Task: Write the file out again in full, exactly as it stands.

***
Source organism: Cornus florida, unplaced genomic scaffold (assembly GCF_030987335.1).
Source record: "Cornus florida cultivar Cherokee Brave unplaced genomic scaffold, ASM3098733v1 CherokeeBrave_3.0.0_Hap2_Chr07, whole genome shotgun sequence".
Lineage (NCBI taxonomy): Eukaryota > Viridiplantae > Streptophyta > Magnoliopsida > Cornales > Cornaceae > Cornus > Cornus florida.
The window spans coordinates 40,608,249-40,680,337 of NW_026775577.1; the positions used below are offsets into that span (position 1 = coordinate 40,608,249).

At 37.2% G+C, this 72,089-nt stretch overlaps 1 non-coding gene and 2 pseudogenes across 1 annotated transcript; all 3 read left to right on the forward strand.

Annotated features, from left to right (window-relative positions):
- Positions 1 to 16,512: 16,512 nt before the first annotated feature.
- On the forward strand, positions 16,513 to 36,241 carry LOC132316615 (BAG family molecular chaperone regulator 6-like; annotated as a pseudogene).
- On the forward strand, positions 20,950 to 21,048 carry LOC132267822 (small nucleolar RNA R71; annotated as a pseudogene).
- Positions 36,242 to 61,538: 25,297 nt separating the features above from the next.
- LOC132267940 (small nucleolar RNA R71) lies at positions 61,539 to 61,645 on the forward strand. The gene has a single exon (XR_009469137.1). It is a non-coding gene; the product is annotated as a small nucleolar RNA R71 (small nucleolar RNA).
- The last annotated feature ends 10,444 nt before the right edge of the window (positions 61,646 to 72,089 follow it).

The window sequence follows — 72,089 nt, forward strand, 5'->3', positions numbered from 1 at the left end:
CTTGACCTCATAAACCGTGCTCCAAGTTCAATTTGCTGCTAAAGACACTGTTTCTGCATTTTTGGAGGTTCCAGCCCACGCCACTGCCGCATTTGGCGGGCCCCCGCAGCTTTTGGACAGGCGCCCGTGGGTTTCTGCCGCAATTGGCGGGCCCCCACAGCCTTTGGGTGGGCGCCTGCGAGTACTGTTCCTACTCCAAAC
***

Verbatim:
Source organism: Cornus florida, unplaced genomic scaffold (assembly GCF_030987335.1).
Source record: "Cornus florida cultivar Cherokee Brave unplaced genomic scaffold, ASM3098733v1 CherokeeBrave_3.0.0_Hap2_Chr07, whole genome shotgun sequence".
Lineage (NCBI taxonomy): Eukaryota > Viridiplantae > Streptophyta > Magnoliopsida > Cornales > Cornaceae > Cornus > Cornus florida.
The window spans coordinates 40,608,249-40,680,337 of NW_026775577.1; the positions used below are offsets into that span (position 1 = coordinate 40,608,249).

At 37.2% G+C, this 72,089-nt stretch overlaps 1 non-coding gene and 2 pseudogenes across 1 annotated transcript; all 3 read left to right on the forward strand.

Annotated features, from left to right (window-relative positions):
- Positions 1 to 16,512: 16,512 nt before the first annotated feature.
- On the forward strand, positions 16,513 to 36,241 carry LOC132316615 (BAG family molecular chaperone regulator 6-like; annotated as a pseudogene).
- On the forward strand, positions 20,950 to 21,048 carry LOC132267822 (small nucleolar RNA R71; annotated as a pseudogene).
- Positions 36,242 to 61,538: 25,297 nt separating the features above from the next.
- LOC132267940 (small nucleolar RNA R71) lies at positions 61,539 to 61,645 on the forward strand. The gene has a single exon (XR_009469137.1). It is a non-coding gene; the product is annotated as a small nucleolar RNA R71 (small nucleolar RNA).
- The last annotated feature ends 10,444 nt before the right edge of the window (positions 61,646 to 72,089 follow it).

The window sequence follows — 72,089 nt, forward strand, 5'->3', positions numbered from 1 at the left end:
CTTGACCTCATAAACCGTGCTCCAAGTTCAATTTGCTGCTAAAGACACTGTTTCTGCATTTTTGGAGGTTCCAGCCCACGCCACTGCCGCATTTGGCGGGCCCCCGCAGCTTTTGGACAGGCGCCCGTGGGTTTCTGCCGCAATTGGCGGGCCCCCACAGCCTTTGGGTGGGCGCCTGCGAGTACTGTTCCTACTCCAAAC